Key Elements of Romantic American Literature 6. High value placed on finding connection with fresh, spontaneous in nature and self. 7. Aspiration after the sublime and the wonderful, that which transcends mundane limits. 8. In art, the sublime, the grotesque, the picturesque, and the beautiful with a touch of strangeness valued above the Neoclassical principles of order, proportion, and decorum. o Neoclassicism is a literary movement of the 17th and 18th centuries that stressed the importance of using ancient Greek and Roman (the Classical period) literature as a guide for creation and criticism. o The Hudson River School was a mid-19th century American art movement embodied by a group of landscape painters whose aesthetic vision was influenced by romanticism. 9. Interest in the “antique”: medieval tales and forms, ballads, Norse and Celtic mythology; the Gothic. 10.Belief in perfectibility of man; spiritual force immanent not only in nature but in mind of man. 11.Belief in organicism rather than Neoclassical rules; development of a unique form in each work.
Symbolism? White Bird Gold SunsetCharacters, settings and objects all carry symbolic value!
Symbolismo Usually a symbol is something concrete – such as an object, action, character, or scene – that represents something more abstract. However, symbols and symbolism can be much more complex. a) Conventional symbols: those symbols that have been invested with meaning by a group b) Natural symbols: are objects and occurrences from nature to represent ideas commonly associated with them c) Literary symbols: are sometimes also conventional in the sense that they are found in a variety of works and are generally recognized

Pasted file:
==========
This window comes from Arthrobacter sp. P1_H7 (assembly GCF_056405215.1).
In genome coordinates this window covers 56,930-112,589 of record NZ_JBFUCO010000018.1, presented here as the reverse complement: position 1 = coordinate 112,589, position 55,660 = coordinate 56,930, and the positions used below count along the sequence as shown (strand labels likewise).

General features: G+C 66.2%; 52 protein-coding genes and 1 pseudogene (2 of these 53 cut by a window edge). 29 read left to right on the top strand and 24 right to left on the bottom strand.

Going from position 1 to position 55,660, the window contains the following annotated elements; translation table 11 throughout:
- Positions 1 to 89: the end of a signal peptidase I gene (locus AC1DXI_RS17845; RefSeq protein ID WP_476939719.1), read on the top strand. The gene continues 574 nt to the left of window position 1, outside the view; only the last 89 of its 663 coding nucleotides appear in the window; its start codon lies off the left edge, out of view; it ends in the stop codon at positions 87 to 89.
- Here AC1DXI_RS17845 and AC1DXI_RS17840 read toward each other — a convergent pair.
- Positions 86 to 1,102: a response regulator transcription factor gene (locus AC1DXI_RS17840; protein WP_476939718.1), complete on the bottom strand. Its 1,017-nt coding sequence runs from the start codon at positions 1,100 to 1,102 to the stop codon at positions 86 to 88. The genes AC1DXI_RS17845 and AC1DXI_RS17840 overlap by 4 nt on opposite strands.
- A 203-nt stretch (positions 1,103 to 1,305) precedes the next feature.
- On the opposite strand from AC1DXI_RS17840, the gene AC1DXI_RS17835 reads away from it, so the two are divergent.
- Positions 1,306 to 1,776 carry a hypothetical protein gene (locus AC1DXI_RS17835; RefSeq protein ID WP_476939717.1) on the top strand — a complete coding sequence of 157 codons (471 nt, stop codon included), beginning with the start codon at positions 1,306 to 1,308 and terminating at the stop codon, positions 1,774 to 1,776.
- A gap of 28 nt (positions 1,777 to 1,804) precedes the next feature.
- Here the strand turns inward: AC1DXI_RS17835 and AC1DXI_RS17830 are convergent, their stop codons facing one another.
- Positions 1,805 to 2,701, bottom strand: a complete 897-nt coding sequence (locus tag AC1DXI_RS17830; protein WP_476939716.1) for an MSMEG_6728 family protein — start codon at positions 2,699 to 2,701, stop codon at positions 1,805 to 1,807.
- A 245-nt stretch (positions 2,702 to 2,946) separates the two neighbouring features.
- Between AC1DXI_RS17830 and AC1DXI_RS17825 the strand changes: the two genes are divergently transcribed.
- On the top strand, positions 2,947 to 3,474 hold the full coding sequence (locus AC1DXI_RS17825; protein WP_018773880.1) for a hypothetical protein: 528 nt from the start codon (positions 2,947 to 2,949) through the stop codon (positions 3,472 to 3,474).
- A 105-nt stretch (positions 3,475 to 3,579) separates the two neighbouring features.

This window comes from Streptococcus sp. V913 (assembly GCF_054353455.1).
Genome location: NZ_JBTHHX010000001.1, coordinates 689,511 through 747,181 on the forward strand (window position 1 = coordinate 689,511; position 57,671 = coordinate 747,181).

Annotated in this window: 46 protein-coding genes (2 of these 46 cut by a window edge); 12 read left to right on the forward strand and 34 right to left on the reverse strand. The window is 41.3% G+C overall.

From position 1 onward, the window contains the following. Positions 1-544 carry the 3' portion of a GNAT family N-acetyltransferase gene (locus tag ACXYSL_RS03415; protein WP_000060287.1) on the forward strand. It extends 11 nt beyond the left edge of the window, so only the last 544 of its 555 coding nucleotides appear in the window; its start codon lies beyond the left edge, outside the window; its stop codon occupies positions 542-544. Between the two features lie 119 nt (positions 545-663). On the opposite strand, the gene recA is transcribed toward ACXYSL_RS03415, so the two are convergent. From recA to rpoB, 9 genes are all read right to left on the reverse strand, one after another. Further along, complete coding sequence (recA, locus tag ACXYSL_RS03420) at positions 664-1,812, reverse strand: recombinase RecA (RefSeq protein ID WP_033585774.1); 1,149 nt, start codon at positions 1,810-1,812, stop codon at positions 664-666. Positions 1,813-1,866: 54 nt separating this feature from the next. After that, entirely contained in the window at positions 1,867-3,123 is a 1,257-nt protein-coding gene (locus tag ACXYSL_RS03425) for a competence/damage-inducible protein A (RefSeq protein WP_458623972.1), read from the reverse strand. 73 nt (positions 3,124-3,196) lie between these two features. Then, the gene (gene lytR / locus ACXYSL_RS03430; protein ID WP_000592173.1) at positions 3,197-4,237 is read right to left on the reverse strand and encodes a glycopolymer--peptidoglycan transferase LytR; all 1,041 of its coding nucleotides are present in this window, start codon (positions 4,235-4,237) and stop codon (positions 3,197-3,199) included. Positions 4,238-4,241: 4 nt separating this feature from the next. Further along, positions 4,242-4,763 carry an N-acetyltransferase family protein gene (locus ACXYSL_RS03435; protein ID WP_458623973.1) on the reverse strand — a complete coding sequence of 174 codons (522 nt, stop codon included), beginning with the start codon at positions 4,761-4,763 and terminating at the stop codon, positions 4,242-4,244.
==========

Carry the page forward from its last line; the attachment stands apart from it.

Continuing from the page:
Allusion• An allusion is a figure of speech that makes a reference to, or representation of, a place, event, literary work, myth, or work of art, either directly or by implication• An audience’s ability to identify an allusion is dependent on the breadth and depth of their background knowledge• Sword of Damocles: n. Constant threat; imminent peril• From this story are two morals: First, "Uneasy rests the head that wears the crown." Second, and perhaps more prophetically, "The value of the sword is not that it fall, but rather, that it hangs."
“The Raven” Assigned Activities1. Define the following ten (10) Tier 2. Code stanzas 10—18: 2 terms in your reading journal: o Assonance o Surcease (2) o Alliteration o Obeisance (7) o Internal rhyme o Mein (7) • You may use the “The o Decorum (8) Interactive Raven” at o Countenance (8) http://www.teachersfirst.co m/lessons/raven/ o Ungainly (9) 3. Identify the key stanzas which o Divining (13) best fill the narrative role of: o Seraphim (14) o Exposition (initial) o Respite (14) o Rising action o Pallid (18) o Climax o Falling action o Resolution
Homework Due Next Class1) Re-read “The Raven,” complete assigned activities and anticipate a “book free” comprehension check2) Add the following Tier 3 terms to Rhetoric Card deck: Symbolism, Conventional symbols, Natural symbols, Literary symbols, Assonance